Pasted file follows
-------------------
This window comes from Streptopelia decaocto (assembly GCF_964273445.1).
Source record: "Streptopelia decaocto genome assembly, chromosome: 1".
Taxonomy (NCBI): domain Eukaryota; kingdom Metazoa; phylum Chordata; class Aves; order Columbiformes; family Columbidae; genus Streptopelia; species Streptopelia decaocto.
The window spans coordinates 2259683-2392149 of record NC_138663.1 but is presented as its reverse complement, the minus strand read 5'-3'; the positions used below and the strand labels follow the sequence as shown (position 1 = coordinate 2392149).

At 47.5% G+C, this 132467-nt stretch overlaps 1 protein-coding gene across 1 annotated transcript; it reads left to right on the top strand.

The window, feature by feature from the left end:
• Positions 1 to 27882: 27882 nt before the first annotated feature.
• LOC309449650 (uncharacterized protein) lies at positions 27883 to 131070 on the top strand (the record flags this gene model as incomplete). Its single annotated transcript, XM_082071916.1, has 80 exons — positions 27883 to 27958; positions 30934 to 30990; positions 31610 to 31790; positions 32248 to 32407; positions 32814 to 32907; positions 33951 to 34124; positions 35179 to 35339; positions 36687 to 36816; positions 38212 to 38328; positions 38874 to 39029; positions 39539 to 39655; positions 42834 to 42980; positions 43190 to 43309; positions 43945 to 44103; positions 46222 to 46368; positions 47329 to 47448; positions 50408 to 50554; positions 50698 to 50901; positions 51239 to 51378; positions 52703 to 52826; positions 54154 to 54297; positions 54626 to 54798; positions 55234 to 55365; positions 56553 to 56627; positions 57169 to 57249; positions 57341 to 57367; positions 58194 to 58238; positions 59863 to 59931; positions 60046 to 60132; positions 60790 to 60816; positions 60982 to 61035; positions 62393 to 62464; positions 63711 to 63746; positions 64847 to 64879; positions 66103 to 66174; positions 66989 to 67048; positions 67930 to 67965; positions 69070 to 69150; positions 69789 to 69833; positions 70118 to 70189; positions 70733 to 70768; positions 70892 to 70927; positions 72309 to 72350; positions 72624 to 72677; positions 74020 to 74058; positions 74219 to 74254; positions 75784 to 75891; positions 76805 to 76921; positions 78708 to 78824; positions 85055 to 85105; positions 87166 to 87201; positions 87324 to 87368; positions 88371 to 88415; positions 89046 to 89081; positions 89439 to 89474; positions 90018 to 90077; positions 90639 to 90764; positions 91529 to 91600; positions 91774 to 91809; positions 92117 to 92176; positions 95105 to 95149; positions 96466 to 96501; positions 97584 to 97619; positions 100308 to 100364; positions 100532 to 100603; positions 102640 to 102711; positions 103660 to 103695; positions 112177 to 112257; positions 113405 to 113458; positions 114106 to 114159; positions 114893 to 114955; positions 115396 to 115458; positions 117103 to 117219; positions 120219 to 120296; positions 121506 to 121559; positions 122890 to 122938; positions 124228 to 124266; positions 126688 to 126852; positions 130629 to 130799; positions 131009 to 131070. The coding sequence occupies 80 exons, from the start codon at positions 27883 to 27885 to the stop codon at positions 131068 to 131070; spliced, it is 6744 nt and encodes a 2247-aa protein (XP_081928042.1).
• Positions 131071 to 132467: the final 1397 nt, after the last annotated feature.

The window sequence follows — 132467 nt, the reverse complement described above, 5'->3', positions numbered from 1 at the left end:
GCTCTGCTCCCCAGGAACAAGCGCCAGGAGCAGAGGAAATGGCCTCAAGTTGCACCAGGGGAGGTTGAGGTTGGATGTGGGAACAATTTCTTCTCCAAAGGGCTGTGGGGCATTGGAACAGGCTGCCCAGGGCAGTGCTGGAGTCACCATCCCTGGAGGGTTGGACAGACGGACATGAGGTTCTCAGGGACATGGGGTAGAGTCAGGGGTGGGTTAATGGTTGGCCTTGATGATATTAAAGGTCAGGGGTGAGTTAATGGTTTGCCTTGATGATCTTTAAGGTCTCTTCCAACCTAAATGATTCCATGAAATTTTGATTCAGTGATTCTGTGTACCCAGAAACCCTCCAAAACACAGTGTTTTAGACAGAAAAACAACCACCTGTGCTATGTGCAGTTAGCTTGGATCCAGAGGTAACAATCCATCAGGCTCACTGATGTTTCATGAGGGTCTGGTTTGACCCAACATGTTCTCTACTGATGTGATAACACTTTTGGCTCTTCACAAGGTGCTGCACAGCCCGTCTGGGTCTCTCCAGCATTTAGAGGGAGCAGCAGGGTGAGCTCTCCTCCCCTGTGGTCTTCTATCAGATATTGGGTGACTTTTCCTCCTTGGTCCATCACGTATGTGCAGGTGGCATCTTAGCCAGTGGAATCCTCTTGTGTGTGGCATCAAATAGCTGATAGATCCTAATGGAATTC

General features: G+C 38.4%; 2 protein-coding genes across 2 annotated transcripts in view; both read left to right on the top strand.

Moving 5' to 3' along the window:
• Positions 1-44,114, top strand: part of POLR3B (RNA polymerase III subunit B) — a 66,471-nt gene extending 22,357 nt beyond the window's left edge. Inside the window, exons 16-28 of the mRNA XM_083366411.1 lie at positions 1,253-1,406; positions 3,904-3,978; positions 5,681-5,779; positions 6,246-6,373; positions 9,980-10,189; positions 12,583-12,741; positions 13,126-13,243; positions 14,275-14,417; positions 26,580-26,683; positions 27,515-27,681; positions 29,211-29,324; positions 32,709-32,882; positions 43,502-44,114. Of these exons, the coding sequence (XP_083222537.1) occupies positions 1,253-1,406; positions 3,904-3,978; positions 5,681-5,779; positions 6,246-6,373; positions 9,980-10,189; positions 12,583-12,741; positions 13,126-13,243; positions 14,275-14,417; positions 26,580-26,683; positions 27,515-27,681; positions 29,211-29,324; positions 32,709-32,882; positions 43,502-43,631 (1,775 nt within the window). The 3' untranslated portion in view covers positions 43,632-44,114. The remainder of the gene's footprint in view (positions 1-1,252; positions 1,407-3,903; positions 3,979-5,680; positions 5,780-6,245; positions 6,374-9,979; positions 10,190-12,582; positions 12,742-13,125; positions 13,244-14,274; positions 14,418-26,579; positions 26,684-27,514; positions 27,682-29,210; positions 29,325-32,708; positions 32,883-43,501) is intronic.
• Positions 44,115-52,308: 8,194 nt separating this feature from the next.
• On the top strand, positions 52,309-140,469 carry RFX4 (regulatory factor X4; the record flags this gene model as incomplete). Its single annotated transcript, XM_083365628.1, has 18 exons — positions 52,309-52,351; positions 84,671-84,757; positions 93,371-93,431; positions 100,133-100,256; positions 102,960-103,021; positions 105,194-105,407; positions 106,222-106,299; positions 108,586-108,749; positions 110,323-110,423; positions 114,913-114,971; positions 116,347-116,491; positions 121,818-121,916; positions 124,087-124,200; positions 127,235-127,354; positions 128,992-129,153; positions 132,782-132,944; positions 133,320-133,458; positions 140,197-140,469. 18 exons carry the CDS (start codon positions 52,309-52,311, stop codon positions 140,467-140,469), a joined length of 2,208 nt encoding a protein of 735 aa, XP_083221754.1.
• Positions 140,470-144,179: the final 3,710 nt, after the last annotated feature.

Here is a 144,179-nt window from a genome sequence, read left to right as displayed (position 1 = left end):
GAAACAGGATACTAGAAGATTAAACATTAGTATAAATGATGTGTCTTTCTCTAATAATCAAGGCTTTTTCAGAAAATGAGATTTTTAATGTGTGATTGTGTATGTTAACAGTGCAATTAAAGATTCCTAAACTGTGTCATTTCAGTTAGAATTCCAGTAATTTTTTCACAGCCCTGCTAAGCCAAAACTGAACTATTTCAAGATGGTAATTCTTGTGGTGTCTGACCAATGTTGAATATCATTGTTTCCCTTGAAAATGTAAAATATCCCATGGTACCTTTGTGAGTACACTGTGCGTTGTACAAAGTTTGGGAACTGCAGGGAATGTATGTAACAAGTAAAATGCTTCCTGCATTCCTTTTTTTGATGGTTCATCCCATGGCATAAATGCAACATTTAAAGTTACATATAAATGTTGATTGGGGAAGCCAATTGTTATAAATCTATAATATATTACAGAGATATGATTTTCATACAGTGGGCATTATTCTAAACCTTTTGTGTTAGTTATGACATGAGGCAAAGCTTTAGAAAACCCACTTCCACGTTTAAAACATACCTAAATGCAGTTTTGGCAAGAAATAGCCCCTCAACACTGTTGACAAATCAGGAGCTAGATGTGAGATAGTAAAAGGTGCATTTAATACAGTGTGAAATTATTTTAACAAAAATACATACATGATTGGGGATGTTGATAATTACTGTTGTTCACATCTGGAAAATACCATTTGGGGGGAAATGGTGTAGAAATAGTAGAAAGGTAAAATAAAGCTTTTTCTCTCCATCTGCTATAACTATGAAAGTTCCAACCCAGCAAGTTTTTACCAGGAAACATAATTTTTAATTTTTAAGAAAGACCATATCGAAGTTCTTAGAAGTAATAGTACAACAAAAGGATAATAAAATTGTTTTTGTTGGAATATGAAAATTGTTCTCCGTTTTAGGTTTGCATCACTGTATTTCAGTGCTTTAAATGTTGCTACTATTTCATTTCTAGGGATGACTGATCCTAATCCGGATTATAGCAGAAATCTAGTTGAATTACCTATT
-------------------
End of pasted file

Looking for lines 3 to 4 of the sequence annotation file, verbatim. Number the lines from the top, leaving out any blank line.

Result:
Taxonomy (NCBI): domain Eukaryota; kingdom Metazoa; phylum Chordata; class Aves; order Columbiformes; family Columbidae; genus Streptopelia; species Streptopelia decaocto.
The window spans coordinates 2259683-2392149 of record NC_138663.1 but is presented as its reverse complement, the minus strand read 5'-3'; the positions used below and the strand labels follow the sequence as shown (position 1 = coordinate 2392149).